These maps both look very similar. Both Northam and Herring assembled closely associated coalitions.

Last Updated: June 12th, 1:08 AM.
2508/2534 precincts (99% reporting)

Lieutenant Governor

    Candidate Votes Percent
    Ralph Northam 76,463 54.28%
    Aneesh Chopra 65,997 45.81%

Attorney General

    Candidate Votes Percent
    Mark Herring 71,037 51.63%
    Justin Fairfax 66,547 48.37%

GIF: Mapping EW Jackson’s RPV Convention Victory


The above map shows the winner of each city or county’s delegation from last month’s Republican Party of Virginia convention. A handful of counties and cities were combined into the same delegations, and that is reflected in the map.

If you haven’t heard of E.W. Jackson, this year’s Republican nominee for Lieutenant Governor in Virginia, by now, you certainly will by Election Day. After muscling out six competitors in four ballots at last month’s Republican Party of Virginia convention in Richmond, Democrats immediately reacted with glee. Jackson is a melon-smashing, gay-bashing, segregation-defending right-wing Tea Partier who blurs the lines between the truth and satire. Like it or not though, he led every round of balloting at the RPV convention and held his ground as the chaotic opposition scrambled from candidate to candidate. One wonders how many exhausted delegates leaving an all-day marathon balloting session thought they’d rather have an instant-runoff primary.

The convention format is not kind to moderates. Only diehards would stomach the thought of traveling for hours (the farthest reaches of Southwest Virginia are over 6 hours away from Richmond) to spend all day in a convention hall. Bill Bolling and Tom Davis knew this when faced with a convention for higher statewide office, and Tom Davis’s wife Jeannemarie (no conservative slouch herself, but this is within a Republicans-only electorate here) learned the hard way this time around.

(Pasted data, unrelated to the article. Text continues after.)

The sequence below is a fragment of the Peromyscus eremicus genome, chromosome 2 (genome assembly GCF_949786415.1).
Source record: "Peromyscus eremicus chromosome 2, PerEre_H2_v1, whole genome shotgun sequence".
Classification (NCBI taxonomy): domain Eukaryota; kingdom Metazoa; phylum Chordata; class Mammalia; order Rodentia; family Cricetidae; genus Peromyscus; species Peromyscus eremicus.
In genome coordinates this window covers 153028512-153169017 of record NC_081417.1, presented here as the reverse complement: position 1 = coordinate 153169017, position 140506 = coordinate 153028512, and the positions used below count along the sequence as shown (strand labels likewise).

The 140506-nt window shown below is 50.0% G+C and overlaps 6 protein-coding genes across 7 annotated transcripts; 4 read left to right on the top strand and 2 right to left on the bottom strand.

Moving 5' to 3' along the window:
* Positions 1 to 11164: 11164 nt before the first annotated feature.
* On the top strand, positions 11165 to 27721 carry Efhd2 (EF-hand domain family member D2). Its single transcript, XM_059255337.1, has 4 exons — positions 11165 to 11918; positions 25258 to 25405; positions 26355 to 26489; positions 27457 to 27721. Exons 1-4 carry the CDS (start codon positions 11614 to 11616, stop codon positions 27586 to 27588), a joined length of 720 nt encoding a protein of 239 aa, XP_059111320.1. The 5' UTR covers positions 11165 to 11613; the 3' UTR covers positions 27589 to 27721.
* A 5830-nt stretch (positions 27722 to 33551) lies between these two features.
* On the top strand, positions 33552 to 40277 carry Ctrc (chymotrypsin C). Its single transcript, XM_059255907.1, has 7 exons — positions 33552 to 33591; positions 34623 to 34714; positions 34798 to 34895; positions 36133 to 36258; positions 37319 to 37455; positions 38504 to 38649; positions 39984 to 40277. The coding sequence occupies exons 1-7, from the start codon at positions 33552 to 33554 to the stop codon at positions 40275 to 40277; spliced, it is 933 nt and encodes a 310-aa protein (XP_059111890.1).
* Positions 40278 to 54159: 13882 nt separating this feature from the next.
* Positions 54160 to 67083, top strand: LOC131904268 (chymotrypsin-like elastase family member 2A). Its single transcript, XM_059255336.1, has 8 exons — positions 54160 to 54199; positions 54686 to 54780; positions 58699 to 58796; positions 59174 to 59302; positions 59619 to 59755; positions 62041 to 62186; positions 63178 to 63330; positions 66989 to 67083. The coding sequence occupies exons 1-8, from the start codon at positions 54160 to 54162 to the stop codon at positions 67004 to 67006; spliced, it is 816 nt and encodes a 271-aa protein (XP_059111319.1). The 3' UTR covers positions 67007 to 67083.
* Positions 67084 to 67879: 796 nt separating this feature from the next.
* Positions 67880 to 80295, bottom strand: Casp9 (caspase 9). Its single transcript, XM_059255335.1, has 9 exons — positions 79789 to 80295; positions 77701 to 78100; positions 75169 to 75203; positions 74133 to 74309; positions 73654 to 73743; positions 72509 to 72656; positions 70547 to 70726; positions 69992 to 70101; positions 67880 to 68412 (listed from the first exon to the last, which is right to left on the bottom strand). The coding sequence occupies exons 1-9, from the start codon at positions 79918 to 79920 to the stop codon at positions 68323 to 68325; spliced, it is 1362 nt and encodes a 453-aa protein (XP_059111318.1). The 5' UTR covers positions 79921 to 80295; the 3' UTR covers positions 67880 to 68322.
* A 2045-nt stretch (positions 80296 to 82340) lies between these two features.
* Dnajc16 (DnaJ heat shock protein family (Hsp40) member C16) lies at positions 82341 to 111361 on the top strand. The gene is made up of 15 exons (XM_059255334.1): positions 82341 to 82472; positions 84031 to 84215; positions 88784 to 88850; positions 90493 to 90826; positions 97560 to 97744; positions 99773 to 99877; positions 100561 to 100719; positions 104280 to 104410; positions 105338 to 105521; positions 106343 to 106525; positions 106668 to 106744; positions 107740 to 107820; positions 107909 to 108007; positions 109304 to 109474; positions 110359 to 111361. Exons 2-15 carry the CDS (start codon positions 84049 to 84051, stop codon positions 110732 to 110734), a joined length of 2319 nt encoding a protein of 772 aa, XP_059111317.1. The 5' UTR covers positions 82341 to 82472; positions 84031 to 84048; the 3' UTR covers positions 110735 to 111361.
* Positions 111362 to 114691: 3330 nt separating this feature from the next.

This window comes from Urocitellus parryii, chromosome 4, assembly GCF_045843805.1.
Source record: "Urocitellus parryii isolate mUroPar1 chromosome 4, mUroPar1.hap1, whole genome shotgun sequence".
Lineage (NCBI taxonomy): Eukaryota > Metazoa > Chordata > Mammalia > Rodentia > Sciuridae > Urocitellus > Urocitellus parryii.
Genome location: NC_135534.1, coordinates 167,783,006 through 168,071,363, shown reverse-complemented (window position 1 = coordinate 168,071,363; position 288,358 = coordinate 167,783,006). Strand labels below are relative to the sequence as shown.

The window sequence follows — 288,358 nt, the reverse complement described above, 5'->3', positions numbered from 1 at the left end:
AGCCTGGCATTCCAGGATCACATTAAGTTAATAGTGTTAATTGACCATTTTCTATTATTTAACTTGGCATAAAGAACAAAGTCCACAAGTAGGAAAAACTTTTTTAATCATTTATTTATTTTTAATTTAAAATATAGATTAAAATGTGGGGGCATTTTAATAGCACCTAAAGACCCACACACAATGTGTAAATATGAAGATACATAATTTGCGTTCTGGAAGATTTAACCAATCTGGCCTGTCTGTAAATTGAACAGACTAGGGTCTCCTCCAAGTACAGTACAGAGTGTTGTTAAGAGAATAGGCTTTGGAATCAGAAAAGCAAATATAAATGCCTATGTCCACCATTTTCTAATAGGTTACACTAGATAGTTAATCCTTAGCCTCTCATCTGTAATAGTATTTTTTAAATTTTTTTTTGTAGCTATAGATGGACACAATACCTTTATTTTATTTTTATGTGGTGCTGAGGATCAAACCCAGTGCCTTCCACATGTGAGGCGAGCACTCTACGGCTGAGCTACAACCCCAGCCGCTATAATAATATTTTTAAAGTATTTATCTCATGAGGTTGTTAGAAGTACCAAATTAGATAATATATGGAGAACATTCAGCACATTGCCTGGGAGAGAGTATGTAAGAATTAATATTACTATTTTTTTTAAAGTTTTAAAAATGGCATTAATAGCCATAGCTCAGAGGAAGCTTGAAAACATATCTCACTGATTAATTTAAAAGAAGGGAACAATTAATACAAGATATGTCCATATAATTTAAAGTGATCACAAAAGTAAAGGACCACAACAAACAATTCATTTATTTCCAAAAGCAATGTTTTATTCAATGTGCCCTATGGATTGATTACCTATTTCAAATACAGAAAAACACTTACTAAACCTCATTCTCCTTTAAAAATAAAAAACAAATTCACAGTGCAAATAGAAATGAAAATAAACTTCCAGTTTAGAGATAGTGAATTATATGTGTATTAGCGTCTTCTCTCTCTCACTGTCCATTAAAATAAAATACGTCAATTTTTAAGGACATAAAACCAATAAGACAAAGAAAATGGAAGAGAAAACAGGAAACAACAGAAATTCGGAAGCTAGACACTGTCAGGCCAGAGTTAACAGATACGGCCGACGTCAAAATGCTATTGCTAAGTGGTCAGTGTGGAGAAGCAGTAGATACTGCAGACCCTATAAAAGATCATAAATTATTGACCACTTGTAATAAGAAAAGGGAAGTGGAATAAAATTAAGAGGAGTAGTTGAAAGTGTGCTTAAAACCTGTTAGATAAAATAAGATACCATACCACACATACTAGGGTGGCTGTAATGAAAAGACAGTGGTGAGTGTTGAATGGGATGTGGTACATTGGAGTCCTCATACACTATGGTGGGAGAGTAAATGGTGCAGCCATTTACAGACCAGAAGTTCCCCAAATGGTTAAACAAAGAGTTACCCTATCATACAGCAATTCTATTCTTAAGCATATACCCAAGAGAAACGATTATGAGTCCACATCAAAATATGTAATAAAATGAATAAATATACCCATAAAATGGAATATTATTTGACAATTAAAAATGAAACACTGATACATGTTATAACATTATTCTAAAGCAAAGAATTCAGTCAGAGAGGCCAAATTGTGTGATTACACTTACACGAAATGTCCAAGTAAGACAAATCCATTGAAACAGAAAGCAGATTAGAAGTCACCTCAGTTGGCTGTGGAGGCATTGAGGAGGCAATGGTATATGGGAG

Official RPV results are here.

Interactive Map: Gainesville Mayoral Election

Results by precinct from the March 19, 2013 election for Mayor of Gainesville, Florida are below. The top two candidates in this nonpartisan election will proceed to a runoff.

Mouse over the map to display labels for precincts and roads. You can also use the legend or data table to select precincts by clicking on them.

GIF: Deeds’ and Hanger’s 24 Year Redistricting Dance

State Senators Creigh Deeds (D-Bath) and Emmett Hanger (R-Mount Solon) were the only two Senators in last week’s Republican-proposed mid-decade redistricting to be thrown into the same district.

Should both seek re-election without moving, they would battle each other for the new 24th District in 2015, 24 years after Deeds defeated then-Delegate Emmett Hanger for House District 18 in 1991.

In the decades since, elections and redistricting have radically shifted the territory they have represented, overlapping and adjacent, to the point where they are barely connected at all to their original bases, shown in the animation at right.

1983 Election (not shown) – Emmett Hanger elected to the House District 26.

1990 Census – Democratic-controlled redistricting pushes Hanger into House District 18.

1991 Election – Deeds defeats Hanger in House District 18.

1995 Election – Hanger is elected to the Senate District 24, they share the area in purple.

2000 Census – Republican-controlled redistricting pushes Deeds into House District 12. Deeds territory heads south, Hanger territory heads east and they no longer share territory.

2001 Special – State Sen. Emily Couric dies and Deeds, after winning re-election to his House seat, wins a special election to Senate District 25.

2011 Census – Democratic-controlled redistricting stretches Hanger’s district even further east.

2013 Mid-Decade – Proposed redistricting places both Deeds and Hanger into Senate District 24.

(I’ll be happy to add a frame for 1983 if a Virginian can dig and scan in a map of the 1980 districts, presumably in a nearby library: